Does paying your monthly bond instalment in two halves – one at the start of the month and one in the middle – contribute to a shorter bond repayment term and a saving on interest?
No it doesn’t, says Shaun Rademeyer, CEO of mortgage originator BetterLife Home Loans. “There is actually no advantage in breaking up your home loan repayment like this unless you actually deposit half a repayment every two weeks of the year – which would of course then equate to 26 half-payments a year – or 13 full monthly payments instead of 12.”
Rademeyer, however, says there is an easier way to cut the term significantly and save on interest.
“Just save the money until a full extra month’s payment can be made and then deposit it once, with the instruction that it is to be used to reduce the capital portion of the loan,” he says. “What is more, you will actually save more interest by doing this instead of paying off a little extra each month. For example, on a R1m home loan at the current prime rate of 10.25%, one additional month’s repayment of R9,800 made annually will cut 50 months off the 20-year repayment term and save you about R341,000 in interest.
“A monthly additional payment of one-twelfth of this (or R817) will cut the repayment term by 48 months and generate interest savings of about R323,000.”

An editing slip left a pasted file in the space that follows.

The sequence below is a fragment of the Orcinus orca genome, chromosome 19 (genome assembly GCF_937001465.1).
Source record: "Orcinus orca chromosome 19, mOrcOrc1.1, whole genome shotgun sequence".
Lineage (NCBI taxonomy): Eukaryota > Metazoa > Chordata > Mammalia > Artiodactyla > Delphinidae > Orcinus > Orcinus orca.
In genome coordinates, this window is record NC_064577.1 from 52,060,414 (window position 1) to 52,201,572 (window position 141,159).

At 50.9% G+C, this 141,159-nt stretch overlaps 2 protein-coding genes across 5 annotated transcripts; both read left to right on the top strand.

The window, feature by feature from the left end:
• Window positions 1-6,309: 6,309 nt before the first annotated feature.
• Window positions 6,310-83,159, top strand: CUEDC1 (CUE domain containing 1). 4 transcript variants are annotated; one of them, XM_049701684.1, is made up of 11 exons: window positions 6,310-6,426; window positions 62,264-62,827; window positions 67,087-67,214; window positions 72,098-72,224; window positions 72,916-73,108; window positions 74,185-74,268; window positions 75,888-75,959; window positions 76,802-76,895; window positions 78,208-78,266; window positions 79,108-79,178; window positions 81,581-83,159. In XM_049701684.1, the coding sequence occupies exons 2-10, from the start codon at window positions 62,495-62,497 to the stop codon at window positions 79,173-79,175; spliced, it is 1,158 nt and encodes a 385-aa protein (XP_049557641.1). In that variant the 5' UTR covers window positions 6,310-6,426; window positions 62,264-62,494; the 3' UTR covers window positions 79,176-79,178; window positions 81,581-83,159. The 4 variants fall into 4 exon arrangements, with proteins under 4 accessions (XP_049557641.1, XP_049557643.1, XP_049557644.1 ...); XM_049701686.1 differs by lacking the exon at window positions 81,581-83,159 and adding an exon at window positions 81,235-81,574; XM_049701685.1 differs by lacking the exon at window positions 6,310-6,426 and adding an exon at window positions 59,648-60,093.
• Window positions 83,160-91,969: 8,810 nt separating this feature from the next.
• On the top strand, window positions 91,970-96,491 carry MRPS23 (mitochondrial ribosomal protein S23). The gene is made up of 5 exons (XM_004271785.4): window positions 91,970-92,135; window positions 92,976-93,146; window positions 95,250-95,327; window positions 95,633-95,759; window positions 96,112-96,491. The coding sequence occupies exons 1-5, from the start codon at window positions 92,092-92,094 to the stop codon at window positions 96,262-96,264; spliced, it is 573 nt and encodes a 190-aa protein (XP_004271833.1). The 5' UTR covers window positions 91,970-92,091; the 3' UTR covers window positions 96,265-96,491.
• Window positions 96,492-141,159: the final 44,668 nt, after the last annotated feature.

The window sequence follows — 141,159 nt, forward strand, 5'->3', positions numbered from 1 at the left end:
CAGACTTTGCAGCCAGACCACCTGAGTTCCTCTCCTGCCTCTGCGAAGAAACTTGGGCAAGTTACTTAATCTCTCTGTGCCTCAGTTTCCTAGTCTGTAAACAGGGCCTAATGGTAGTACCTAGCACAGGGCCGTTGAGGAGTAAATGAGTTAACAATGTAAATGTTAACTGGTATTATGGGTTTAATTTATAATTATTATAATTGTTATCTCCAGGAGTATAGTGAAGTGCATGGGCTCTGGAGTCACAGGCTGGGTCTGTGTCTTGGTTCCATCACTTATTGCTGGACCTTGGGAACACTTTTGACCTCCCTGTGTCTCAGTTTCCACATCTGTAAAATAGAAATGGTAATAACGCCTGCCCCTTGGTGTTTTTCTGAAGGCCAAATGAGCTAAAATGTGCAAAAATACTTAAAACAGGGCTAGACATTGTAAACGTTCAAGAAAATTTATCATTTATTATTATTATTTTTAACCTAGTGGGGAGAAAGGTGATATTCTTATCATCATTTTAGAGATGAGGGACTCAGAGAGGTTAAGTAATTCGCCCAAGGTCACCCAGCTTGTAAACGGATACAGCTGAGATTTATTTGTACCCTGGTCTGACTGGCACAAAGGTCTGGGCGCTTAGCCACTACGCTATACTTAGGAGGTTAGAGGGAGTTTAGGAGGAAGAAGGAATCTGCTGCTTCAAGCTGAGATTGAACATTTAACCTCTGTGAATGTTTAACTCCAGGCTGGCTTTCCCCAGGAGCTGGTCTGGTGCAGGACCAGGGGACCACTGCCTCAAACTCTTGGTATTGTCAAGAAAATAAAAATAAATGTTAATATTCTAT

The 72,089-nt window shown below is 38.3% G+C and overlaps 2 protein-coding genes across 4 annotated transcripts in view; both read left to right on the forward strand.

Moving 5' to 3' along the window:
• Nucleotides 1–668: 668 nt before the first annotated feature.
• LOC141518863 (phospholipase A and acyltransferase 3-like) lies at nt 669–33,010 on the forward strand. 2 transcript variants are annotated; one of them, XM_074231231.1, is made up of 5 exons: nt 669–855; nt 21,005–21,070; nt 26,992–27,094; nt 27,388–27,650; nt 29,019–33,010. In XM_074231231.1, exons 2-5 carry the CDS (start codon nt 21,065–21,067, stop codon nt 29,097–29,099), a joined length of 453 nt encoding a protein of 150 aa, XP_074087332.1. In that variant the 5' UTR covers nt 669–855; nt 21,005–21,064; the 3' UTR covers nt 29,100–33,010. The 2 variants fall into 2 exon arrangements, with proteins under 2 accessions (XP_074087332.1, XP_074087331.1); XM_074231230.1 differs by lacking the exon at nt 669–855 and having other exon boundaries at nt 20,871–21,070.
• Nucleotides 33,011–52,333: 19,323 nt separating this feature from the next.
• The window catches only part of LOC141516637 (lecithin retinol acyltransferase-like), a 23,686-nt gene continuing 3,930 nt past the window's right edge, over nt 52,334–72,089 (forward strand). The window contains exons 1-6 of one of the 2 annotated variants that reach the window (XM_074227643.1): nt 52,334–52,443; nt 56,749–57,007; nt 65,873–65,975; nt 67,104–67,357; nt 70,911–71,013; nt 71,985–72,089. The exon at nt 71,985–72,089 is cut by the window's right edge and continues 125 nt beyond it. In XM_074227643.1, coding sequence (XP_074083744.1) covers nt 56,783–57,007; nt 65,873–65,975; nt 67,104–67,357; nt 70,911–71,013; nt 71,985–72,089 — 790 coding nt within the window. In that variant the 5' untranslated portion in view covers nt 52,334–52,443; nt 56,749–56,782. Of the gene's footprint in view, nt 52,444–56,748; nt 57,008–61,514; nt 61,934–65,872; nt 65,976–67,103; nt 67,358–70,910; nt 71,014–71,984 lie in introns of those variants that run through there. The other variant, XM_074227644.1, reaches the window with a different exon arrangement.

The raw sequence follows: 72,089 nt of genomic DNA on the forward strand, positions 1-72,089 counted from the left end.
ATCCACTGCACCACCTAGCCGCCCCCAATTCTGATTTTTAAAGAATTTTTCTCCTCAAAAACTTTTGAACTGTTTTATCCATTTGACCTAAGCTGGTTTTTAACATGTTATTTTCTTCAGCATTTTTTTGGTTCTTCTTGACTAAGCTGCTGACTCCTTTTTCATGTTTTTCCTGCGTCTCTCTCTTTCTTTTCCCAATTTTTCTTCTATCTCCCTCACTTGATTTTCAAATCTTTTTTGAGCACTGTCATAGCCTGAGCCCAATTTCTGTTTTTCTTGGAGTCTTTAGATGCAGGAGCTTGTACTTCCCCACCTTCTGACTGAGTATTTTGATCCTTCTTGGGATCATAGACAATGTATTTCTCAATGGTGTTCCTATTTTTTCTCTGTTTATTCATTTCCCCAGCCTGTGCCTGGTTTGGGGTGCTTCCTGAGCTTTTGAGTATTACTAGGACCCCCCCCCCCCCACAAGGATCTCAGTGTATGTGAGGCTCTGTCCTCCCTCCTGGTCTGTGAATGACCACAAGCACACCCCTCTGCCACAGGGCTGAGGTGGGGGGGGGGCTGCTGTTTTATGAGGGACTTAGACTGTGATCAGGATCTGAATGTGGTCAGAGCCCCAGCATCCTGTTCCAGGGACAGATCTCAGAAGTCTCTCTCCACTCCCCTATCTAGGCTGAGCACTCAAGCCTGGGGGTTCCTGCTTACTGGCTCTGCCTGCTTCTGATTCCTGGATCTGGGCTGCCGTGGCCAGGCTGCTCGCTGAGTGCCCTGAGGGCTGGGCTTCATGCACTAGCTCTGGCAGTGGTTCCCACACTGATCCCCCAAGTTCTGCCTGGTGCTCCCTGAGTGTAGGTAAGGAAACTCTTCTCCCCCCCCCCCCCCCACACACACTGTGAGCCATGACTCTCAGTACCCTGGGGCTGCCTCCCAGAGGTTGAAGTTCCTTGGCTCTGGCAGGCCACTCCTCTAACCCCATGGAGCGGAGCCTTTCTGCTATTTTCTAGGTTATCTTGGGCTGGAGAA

Steven Barker, head of Home Loans at Standard Bank, says that homeowners who still decide to put a little extra money into their bonds each month will also save a lot of money after the 20-year term is up.
“For example, say you take a loan for R750,000 at an interest rate of 10% per annum over 240 months (20 years), the assumption is the interest rate remains at 10% for the entire loan term,” says Barker. “By making additional payments to your monthly minimum instalment of just R500 can bring down your loan term by 40 months (more than three years).”
To be able to do this, though, requires a reassessment of homeowners’ debt situation.
“It is advisable to reduce, or completely cut any short-term debt and retail accounts that are a drain on your budget,” he says. “It’s the small things that add up: not purchasing that daily cup of coffee at R15 over 50 weeks a year, could mean an additional R3,750 freed up to put into your bond. Similarly, cutting out that R500 a month spend on retail accounts that are not necessities means an additional R6,000 saving a year. These two simple savings tips could mean around R9,750 extra per year freed up to be paid into your bond, which leads to months shaved off your bond term.”
Rademeyer says those who are lucky enough to receive a 13th cheque each year are always advised to put as much of it as possible towards an additional bond repayment.
“If they are able to also pay in part of their bonus at the end of the year, or any money they receive as gifts or even tax refunds, they will be able to get the loan paid off even faster,” he says.